It doesn’t take much searching on YouTube to find videos of dump trucks tipping over. These videos tend to have one thing in common: the types of trailers they show tipping over are end dumps. A side dump trailer’s stability helps prevent this dangerous issue, so side dump operators can be more confident they won’t become accidental YouTube stars.
The founder of SmithCo, Greg Smith, was driven to create a side dump trailer because he owned a trucking company that used end dumps. After the company had multiple tip overs while hauling rip rap due to the large rocks becoming wedged in the end dump boxes, Greg’s insurance agent gave him two choices: stop trucking, or find a different kind of trailer. That’s how our side dump concept was born.
To understand why end dump trailers so commonly have tip over problems – and why the stability of side dumps is superior – it’s important to know the basics of how these trailers dump their loads.
How an End Dump Trailer Unloads
The process to unload an end dump trailer varies depending on the trailer style. There are three main types of end dumps: full frame, quarter frame and frameless, and each type has multiple choices of suspensions.
The specific combination of trailer style and suspension determines the process that must be used when unloading, but to illustrate one example, let’s look at the steps to unload a frameless end dump trailer equipped with an air ride tandem suspension:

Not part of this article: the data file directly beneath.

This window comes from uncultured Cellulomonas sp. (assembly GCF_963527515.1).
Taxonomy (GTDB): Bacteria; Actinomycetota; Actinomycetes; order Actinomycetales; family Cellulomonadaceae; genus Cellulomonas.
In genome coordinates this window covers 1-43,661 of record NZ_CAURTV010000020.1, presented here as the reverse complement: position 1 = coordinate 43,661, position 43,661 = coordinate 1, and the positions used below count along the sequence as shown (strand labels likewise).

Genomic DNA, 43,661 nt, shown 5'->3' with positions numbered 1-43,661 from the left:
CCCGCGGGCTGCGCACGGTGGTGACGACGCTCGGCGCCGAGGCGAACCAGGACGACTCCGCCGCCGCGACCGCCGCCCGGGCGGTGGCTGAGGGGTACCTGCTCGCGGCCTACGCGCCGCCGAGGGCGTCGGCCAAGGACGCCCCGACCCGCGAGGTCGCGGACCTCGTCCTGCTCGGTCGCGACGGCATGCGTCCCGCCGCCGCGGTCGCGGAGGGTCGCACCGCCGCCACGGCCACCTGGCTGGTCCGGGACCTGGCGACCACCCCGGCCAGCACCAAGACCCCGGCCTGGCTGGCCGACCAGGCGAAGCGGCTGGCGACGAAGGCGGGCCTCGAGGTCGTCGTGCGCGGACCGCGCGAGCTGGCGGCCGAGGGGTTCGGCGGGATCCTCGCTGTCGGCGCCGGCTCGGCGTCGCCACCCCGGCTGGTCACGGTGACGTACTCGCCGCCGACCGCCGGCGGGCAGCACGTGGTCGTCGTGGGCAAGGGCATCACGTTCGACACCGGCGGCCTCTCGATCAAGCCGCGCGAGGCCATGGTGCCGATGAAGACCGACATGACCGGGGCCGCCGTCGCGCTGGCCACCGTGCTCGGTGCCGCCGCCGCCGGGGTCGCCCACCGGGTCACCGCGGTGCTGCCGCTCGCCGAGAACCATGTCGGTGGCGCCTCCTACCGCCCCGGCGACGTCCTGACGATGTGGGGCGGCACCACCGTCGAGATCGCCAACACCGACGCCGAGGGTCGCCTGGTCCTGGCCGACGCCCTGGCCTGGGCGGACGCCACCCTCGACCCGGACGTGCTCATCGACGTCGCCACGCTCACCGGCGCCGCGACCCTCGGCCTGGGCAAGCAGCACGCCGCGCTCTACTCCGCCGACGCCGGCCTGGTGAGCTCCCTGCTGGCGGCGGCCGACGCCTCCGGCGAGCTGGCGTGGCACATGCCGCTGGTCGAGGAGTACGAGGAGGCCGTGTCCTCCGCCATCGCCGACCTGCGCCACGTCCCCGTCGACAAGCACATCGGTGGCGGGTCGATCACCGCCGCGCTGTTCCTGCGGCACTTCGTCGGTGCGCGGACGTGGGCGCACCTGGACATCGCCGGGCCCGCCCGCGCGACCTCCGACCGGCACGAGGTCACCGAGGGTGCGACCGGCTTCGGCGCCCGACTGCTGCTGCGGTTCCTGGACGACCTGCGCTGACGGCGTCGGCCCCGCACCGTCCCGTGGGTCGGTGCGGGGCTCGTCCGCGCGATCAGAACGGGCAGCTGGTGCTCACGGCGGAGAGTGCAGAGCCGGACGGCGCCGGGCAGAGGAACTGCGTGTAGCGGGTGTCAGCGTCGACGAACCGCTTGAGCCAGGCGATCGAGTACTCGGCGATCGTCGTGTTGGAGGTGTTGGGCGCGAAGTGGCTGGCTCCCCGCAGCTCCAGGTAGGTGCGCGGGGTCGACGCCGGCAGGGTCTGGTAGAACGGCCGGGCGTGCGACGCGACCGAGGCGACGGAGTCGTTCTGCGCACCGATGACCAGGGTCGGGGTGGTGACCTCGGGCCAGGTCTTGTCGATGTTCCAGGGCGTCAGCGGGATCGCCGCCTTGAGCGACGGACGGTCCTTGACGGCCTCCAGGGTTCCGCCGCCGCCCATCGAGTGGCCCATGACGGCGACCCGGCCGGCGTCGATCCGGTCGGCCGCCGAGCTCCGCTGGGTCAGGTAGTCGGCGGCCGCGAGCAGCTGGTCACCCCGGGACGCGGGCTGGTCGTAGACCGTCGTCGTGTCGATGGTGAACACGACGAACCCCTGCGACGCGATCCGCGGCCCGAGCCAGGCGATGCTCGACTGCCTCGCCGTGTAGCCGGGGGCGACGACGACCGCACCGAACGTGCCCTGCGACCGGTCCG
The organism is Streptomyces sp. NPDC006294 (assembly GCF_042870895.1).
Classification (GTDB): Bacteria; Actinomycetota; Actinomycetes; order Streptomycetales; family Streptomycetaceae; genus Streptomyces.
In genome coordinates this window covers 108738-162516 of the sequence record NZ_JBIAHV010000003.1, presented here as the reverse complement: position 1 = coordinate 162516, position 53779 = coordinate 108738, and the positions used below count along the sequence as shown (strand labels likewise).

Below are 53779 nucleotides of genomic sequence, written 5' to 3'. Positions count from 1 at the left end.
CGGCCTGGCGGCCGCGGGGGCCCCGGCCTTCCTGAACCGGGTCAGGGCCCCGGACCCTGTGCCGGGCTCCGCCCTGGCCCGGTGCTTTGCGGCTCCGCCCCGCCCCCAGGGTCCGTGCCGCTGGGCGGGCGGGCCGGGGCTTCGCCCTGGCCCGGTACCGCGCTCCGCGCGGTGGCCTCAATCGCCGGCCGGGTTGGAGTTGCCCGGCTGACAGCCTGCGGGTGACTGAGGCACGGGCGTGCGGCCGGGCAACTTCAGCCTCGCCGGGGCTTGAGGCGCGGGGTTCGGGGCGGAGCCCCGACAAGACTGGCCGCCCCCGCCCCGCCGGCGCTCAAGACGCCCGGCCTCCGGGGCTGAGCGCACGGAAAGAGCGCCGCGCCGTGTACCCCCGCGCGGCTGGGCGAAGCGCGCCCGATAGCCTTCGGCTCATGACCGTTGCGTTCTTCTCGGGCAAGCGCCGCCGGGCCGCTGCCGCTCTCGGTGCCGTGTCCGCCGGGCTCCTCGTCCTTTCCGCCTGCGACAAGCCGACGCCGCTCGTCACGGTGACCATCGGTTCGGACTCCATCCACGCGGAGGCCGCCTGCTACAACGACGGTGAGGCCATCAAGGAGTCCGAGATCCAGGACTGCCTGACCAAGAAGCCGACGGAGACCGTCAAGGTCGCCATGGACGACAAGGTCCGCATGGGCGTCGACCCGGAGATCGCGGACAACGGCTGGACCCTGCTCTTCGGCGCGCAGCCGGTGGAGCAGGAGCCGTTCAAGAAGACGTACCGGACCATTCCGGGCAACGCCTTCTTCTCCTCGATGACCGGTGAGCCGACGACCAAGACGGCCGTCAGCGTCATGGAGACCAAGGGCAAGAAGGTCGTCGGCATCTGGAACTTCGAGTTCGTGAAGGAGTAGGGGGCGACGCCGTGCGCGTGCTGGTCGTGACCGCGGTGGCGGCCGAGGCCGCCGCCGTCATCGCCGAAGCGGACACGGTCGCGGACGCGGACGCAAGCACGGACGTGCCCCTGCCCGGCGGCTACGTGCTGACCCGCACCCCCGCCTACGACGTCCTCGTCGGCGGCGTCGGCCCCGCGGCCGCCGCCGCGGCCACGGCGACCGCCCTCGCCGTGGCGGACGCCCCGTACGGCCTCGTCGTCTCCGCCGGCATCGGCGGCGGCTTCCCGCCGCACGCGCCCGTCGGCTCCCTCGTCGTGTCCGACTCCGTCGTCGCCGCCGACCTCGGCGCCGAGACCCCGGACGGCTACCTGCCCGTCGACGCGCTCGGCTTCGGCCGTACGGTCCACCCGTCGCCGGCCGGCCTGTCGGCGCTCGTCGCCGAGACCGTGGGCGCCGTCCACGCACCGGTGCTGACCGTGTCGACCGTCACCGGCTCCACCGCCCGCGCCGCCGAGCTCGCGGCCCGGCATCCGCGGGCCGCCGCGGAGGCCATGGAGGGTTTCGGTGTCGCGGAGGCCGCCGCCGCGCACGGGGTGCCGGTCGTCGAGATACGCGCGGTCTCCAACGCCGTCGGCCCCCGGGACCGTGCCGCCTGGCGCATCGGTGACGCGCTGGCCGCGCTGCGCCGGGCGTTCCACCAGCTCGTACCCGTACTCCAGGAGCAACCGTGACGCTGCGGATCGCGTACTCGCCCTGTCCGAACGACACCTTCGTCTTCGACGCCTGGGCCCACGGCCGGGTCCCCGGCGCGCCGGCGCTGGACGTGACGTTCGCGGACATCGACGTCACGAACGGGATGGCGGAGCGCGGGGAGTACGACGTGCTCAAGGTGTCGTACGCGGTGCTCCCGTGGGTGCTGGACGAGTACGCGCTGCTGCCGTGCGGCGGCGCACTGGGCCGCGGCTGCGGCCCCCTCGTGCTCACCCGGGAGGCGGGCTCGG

1. The driver backs the tractor and trailer up to the location where the load is to be placed, making sure that the tractor and trailer are as straight with each other as possible. This is necessary because the trailer will have to be pulled forward with the body raised, and pulling sideways will make it very unstable.
2. Once the trailer is in position, the operator needs to deflate its air ride suspension. This is done to keep the air bags from extending as the load slides out, which would make things unstable. It may be necessary to deflate the tractor air bags as well.
On this step, it is always a good idea to check the surrounding area to ensure that the ground is as flat and firm as possible. Any lean or sinking of the trailer tires while dumping and moving forward will cause the top of the dump body to sway, and can result in a tip over.
3. Depending on the style of end gate the trailer is equipped with, it may be necessary to move mud flaps out of the way to avoid damage while dumping. If the trailer has a barn-door style end gate, it will need to be unlatched, swung around to the other side of the body, and secured into place. This can be a dangerous process because material in the body can shift and fall out, possibly injuring the operator.
4. It’s important to note that when the dump body is raised only the rear axle will be on the ground. When raising the dump body, the driver will have to control the forward motion of the tractor and trailer. This motion can vary depending on the material being hauled and the ground conditions. When dumping on a hard surface, the driver may have to feather the brakes to keep the truck and trailer from being pushed forward too quickly; if the same unit is dumping on a softer surface the driver will have to pull the trailer forward with the tractor.